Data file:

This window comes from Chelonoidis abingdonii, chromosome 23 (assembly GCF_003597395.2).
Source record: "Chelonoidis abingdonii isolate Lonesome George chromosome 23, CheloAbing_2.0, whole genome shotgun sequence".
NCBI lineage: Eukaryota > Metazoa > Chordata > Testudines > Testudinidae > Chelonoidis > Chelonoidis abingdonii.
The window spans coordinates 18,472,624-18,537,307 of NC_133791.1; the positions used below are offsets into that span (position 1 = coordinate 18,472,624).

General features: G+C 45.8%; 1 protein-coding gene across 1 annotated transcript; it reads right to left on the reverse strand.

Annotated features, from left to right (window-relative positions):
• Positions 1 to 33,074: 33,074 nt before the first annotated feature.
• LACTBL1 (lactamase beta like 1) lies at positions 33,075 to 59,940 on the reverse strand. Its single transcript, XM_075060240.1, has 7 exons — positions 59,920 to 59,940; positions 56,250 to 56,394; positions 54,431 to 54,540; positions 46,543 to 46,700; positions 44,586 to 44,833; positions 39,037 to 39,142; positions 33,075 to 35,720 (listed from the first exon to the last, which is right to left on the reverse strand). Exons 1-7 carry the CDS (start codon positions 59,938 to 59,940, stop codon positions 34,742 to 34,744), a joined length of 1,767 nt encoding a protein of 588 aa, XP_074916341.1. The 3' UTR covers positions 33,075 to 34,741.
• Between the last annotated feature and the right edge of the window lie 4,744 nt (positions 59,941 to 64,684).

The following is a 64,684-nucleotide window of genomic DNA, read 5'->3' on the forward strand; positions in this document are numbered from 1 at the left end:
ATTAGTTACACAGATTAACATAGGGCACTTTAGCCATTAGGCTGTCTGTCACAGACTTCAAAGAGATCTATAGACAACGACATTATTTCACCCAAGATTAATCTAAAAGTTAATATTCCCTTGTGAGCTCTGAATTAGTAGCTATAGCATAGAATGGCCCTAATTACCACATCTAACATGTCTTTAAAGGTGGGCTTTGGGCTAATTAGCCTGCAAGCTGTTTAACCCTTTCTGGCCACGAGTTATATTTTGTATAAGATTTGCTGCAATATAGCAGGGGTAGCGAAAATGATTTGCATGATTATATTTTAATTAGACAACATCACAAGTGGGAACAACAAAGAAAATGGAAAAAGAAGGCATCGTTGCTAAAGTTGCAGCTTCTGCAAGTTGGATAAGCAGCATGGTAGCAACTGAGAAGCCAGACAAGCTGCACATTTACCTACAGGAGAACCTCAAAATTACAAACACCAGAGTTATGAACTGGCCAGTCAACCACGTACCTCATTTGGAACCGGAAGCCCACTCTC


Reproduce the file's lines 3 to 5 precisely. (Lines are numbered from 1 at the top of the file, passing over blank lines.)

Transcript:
NCBI lineage: Eukaryota > Metazoa > Chordata > Testudines > Testudinidae > Chelonoidis > Chelonoidis abingdonii.
The window spans coordinates 18,472,624-18,537,307 of NC_133791.1; the positions used below are offsets into that span (position 1 = coordinate 18,472,624).

General features: G+C 45.8%; 1 protein-coding gene across 1 annotated transcript; it reads right to left on the reverse strand.